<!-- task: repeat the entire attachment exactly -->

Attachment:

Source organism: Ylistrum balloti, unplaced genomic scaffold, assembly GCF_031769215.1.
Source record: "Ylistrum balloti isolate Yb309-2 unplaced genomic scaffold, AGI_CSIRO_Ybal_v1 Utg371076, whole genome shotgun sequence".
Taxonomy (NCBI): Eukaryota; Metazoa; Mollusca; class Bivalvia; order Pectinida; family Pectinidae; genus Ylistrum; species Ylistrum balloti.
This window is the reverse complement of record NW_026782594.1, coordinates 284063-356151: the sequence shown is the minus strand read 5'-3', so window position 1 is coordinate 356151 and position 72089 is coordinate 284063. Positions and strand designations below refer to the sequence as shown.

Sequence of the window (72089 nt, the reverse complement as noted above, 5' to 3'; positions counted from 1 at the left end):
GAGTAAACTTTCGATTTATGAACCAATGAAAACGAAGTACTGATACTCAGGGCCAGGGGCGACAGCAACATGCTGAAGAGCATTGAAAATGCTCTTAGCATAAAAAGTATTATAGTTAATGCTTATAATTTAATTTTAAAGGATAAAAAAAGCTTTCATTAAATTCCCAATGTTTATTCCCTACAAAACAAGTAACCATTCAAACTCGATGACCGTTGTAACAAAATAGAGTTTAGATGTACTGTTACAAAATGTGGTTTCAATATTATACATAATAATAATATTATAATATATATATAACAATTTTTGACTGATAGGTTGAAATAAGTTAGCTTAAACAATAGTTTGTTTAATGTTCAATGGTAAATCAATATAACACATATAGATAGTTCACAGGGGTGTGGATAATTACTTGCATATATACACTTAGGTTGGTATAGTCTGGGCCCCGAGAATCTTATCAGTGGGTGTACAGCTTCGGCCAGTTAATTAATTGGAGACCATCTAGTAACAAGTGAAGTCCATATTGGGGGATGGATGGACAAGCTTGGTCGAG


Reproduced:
Source organism: Ylistrum balloti, unplaced genomic scaffold, assembly GCF_031769215.1.
Source record: "Ylistrum balloti isolate Yb309-2 unplaced genomic scaffold, AGI_CSIRO_Ybal_v1 Utg371076, whole genome shotgun sequence".
Taxonomy (NCBI): Eukaryota; Metazoa; Mollusca; class Bivalvia; order Pectinida; family Pectinidae; genus Ylistrum; species Ylistrum balloti.
This window is the reverse complement of record NW_026782594.1, coordinates 284063-356151: the sequence shown is the minus strand read 5'-3', so window position 1 is coordinate 356151 and position 72089 is coordinate 284063. Positions and strand designations below refer to the sequence as shown.

Sequence of the window (72089 nt, the reverse complement as noted above, 5' to 3'; positions counted from 1 at the left end):
GAGTAAACTTTCGATTTATGAACCAATGAAAACGAAGTACTGATACTCAGGGCCAGGGGCGACAGCAACATGCTGAAGAGCATTGAAAATGCTCTTAGCATAAAAAGTATTATAGTTAATGCTTATAATTTAATTTTAAAGGATAAAAAAAGCTTTCATTAAATTCCCAATGTTTATTCCCTACAAAACAAGTAACCATTCAAACTCGATGACCGTTGTAACAAAATAGAGTTTAGATGTACTGTTACAAAATGTGGTTTCAATATTATACATAATAATAATATTATAATATATATATAACAATTTTTGACTGATAGGTTGAAATAAGTTAGCTTAAACAATAGTTTGTTTAATGTTCAATGGTAAATCAATATAACACATATAGATAGTTCACAGGGGTGTGGATAATTACTTGCATATATACACTTAGGTTGGTATAGTCTGGGCCCCGAGAATCTTATCAGTGGGTGTACAGCTTCGGCCAGTTAATTAATTGGAGACCATCTAGTAACAAGTGAAGTCCATATTGGGGGATGGATGGACAAGCTTGGTCGAG